In Proposition 51, George Peters states:
“The relation that the Kingdom sustains to “the covenants of promise,” enables us to appreciate the prophecies pertaining to the Kingdom.”
If the doctrine of the Kingdom hinges on the covenants of promise in their totality, then any prophetic utterances related to the Kingdom should be viewed through the lens of those covenant promises. As Peters rightly notes, understanding the nature of these covenants and how they fit into the overall movement of Scripture and the process of redemption and restoration leading to the Kingdom, helps us grasp what God was declaring through His prophets. Remove one of those essential pieces of the equation and the theological math gets skewed leading to incorrect answers to this topic.
The most notable observation Peters presents in Proposition 51 is the following:
“The rejection of these covenants in their totality, and a resultant spiritualistic conception of the Kingdom, with a consequent mystical treatment of the prophecies, lead some of our most eminent writers to present utterly unwarranted doctrinal constructions.”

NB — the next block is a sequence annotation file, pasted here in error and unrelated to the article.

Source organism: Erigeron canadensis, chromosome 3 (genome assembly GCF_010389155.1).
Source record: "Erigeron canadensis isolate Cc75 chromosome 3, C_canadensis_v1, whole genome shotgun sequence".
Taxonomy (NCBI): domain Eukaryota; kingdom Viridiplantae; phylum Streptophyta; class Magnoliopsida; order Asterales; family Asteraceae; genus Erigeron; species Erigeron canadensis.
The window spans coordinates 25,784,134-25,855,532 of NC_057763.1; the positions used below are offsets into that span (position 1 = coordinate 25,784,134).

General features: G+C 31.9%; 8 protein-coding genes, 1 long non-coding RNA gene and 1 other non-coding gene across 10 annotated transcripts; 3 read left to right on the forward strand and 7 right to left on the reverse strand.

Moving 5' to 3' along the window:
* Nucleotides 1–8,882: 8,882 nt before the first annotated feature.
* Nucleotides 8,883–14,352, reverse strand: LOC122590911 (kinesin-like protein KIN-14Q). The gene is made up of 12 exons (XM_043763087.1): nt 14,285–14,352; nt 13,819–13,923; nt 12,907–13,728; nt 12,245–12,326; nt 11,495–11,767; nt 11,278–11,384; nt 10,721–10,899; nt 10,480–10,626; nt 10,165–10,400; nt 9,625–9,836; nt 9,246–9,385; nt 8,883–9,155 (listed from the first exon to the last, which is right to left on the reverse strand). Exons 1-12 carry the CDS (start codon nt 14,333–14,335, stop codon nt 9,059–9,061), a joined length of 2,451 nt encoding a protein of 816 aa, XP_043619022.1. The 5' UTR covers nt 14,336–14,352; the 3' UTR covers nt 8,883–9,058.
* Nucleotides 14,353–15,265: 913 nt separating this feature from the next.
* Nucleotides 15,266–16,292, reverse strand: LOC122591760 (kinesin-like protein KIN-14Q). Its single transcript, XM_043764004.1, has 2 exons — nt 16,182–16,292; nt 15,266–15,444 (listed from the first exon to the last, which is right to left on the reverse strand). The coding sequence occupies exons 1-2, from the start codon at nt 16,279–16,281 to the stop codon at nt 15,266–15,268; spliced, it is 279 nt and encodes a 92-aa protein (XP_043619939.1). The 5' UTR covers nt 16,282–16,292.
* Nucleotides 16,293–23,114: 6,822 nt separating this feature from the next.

Peters is quite correct that many esteemed writers, specifically those who spiritualize the covenant promises as a whole or in how they relate to the doctrine of the Kingdom, come up with some very odd theological premises. As with any theological issue, the foundation must be correctly established before the rest of the structure can be built. If you remove or fail to consider those foundations, the theological building will at some point come crashing down on itself. Some try to prop up their theological structure with additional supports; however, it is mere duct tape that will not last under close scrutiny. The covenants are provided for a reason and they are intimately related to the doctrine of the Kingdom. They cannot be treated as mystical or mere spiritual assertions.